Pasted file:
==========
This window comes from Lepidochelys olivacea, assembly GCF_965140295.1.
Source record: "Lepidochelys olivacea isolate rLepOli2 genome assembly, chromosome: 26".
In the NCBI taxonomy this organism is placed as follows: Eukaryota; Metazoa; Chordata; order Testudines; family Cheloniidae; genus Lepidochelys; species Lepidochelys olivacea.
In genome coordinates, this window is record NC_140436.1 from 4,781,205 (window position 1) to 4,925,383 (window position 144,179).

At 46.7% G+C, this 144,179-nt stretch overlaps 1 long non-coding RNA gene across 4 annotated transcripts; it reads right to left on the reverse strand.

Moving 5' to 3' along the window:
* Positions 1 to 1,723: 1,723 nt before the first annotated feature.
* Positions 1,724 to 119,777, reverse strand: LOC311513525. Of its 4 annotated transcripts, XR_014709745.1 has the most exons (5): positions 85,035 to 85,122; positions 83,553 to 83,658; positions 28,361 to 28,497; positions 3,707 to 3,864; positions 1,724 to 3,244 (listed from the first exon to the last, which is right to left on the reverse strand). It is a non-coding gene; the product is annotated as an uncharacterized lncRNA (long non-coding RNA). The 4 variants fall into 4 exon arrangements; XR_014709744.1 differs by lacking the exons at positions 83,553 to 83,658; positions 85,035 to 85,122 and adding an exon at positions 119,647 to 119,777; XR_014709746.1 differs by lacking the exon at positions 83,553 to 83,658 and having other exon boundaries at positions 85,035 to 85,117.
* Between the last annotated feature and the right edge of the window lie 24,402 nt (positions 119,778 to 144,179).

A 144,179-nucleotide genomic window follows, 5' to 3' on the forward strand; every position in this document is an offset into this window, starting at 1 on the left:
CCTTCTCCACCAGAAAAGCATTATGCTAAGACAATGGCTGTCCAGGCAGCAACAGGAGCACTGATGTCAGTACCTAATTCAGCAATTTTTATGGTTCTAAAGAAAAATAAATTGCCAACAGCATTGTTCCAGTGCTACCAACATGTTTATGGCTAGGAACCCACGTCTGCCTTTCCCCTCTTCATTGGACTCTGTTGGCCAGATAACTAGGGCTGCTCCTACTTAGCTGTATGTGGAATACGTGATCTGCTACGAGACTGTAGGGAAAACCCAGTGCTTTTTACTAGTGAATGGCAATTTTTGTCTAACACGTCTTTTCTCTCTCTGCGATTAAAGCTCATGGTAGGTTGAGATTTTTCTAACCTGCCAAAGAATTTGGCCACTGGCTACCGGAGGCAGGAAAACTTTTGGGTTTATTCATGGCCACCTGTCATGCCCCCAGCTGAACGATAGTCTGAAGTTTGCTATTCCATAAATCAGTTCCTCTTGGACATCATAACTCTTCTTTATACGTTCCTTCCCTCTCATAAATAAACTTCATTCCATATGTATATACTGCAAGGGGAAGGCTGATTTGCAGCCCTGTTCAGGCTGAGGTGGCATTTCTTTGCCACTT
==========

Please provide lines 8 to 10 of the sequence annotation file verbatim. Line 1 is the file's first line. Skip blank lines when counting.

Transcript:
* Positions 1,724 to 119,777, reverse strand: LOC311513525. Of its 4 annotated transcripts, XR_014709745.1 has the most exons (5): positions 85,035 to 85,122; positions 83,553 to 83,658; positions 28,361 to 28,497; positions 3,707 to 3,864; positions 1,724 to 3,244 (listed from the first exon to the last, which is right to left on the reverse strand). It is a non-coding gene; the product is annotated as an uncharacterized lncRNA (long non-coding RNA). The 4 variants fall into 4 exon arrangements; XR_014709744.1 differs by lacking the exons at positions 83,553 to 83,658; positions 85,035 to 85,122 and adding an exon at positions 119,647 to 119,777; XR_014709746.1 differs by lacking the exon at positions 83,553 to 83,658 and having other exon boundaries at positions 85,035 to 85,117.
* Between the last annotated feature and the right edge of the window lie 24,402 nt (positions 119,778 to 144,179).

A 144,179-nucleotide genomic window follows, 5' to 3' on the forward strand; every position in this document is an offset into this window, starting at 1 on the left: